NAUGATUCK — The Board of Mayor and Burgesses has taken a step toward selling the now-vacant Prospect Street School on Route 68.
“It seems impractical that building would ever function as a school again with the amount of work that would be needed and the costs associated with it,” said Mayor Robert Mezzo, during the board’s Nov. 14 meeting.
The board voted to refer the 38,000-square-foot building’s future use to the Naugatuck Economic Development Corp., which will market it for sale. Any proposed reuse would have to be approved by the Planning Commission and the borough board.
The building, surrounded by houses and St. Hedwig’s Church, is in a high-density residential zone. Mezzo said discussions with commercial real estate firm owner Tom Hill III concluded the building could be best used as office space, but that will depend on market interest. A zone change or variance might be needed if a commercial use is proposed.
Built in 1955, the building was an elementary school until a reconfiguration two years ago, when the students moved to Hop Brook Elementary School. Mezzo said the students put on a “moving tribute” to the school that year, ceremoniously walking across the Naugatuck River to their new school nearly a mile away.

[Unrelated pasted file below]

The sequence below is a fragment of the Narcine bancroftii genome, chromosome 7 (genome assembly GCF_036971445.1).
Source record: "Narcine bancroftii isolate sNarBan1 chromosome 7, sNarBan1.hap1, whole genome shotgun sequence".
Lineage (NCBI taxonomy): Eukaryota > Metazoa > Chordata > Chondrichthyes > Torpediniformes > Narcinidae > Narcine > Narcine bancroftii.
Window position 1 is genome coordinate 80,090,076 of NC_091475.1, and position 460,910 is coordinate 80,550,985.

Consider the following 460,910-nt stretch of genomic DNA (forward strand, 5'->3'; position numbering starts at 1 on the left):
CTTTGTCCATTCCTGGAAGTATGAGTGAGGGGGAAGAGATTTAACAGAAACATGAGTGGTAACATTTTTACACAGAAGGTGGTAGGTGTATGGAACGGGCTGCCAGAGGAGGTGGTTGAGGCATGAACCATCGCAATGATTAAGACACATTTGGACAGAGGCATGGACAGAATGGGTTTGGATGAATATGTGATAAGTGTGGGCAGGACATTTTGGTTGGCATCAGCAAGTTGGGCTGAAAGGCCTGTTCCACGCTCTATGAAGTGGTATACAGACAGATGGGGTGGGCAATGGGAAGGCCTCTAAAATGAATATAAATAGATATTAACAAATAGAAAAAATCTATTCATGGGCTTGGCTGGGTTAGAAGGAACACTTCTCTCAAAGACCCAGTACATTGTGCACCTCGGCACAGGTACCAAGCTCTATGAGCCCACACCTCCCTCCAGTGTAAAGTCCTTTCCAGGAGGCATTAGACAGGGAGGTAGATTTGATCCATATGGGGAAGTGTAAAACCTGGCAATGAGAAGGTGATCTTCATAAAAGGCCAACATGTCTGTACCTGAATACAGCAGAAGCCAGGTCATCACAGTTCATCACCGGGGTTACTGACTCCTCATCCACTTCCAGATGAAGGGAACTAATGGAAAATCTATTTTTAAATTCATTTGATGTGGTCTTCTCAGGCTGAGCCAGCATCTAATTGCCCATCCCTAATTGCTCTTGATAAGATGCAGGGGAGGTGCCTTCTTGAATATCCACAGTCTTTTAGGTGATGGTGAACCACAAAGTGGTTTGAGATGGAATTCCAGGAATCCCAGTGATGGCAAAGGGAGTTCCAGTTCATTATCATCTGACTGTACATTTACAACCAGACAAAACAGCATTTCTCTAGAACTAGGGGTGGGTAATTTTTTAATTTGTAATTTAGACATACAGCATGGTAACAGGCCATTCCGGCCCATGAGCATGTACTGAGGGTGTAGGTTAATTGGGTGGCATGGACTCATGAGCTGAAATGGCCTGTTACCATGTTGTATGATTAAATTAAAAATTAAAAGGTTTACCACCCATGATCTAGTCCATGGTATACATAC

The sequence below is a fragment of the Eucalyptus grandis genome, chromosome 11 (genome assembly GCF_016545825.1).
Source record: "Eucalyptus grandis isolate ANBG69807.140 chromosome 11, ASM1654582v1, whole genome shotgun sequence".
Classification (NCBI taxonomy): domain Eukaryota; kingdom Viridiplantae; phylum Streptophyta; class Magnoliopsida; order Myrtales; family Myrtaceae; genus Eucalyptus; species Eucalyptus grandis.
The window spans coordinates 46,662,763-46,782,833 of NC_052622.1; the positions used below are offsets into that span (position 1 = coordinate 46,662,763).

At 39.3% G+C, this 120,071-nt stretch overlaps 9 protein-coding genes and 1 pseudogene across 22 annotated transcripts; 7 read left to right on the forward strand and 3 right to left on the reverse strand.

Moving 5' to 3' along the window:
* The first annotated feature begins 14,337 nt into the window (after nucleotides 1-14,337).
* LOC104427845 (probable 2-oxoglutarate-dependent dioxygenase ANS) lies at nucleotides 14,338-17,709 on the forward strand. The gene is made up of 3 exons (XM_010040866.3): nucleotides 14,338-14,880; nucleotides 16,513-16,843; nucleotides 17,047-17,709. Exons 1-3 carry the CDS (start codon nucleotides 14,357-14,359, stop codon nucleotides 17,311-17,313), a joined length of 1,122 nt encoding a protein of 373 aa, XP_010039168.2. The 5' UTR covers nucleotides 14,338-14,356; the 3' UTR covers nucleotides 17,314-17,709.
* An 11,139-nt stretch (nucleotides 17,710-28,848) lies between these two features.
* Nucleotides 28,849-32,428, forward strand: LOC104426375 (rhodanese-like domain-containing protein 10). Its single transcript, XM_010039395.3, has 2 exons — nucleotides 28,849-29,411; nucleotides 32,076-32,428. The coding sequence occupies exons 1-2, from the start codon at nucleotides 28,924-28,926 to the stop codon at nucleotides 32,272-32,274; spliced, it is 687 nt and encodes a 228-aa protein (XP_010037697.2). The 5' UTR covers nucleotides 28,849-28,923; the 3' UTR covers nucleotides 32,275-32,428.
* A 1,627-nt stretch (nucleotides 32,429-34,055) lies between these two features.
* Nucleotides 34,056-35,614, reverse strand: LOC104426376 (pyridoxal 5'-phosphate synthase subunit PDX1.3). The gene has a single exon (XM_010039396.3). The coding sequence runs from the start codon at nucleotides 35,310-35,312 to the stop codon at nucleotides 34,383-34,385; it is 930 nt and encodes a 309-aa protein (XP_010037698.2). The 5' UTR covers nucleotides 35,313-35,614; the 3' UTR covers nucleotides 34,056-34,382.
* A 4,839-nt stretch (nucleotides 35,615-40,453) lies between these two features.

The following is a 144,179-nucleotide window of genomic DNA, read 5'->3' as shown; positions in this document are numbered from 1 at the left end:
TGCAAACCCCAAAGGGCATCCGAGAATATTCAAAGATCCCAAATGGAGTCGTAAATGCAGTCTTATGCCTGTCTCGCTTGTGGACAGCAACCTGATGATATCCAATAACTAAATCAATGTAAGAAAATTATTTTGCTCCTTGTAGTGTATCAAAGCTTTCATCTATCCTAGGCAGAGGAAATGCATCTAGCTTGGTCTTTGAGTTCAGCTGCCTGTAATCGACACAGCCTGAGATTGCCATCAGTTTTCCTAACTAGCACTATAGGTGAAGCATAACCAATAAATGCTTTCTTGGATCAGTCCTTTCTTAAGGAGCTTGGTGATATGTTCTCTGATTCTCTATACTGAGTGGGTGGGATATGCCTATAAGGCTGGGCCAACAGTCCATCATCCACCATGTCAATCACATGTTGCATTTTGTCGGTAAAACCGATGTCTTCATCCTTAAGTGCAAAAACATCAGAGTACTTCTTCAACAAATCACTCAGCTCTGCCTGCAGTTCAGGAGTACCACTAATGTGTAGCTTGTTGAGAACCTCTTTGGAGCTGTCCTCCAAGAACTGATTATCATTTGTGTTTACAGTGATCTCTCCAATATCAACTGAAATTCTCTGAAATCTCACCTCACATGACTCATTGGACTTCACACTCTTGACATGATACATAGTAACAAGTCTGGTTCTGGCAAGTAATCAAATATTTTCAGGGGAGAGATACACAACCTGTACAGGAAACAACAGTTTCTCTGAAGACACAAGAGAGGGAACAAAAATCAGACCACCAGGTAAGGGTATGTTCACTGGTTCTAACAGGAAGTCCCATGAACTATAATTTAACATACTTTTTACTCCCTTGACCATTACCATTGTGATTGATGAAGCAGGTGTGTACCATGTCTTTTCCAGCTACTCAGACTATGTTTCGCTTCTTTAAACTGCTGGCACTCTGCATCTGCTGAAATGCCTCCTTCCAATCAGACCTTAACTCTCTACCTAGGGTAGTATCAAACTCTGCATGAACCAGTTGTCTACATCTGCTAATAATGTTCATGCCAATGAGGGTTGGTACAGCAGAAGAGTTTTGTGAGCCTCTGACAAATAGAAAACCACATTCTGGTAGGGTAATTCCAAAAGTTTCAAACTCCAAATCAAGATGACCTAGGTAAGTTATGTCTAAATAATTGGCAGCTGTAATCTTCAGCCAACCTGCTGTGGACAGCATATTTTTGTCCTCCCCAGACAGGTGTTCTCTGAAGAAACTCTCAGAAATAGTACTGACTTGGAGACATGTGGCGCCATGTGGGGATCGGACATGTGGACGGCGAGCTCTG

For two years after that, the school became a preschool and the home of the borough’s Head Start and School Readiness programs. The Board of Education, facing a $1.4 million funding gap, decided earlier this year to move the preschoolers to the former Central Avenue Elementary School and leave the Prospect Street building totally vacant.
The board saved about $516,000 by closing Prospect Street School, money that would have been mostly spent on an elevator to comply with the Americans with Disabilities Act.
After the school closed, the school board voted to abandon it for educational purposes, leaving its fate in the hands of the borough, which owns all school buildings.
The school is appraised at $2.3 million and Mezzo said it is still being maintained. Money from the sale of the school will be paid toward the borough’s debts, Mezzo said.
“It will forever remain in Naugatuck’s history, but at this point it doesn’t serve a useful purpose as a school,” Mezzo said.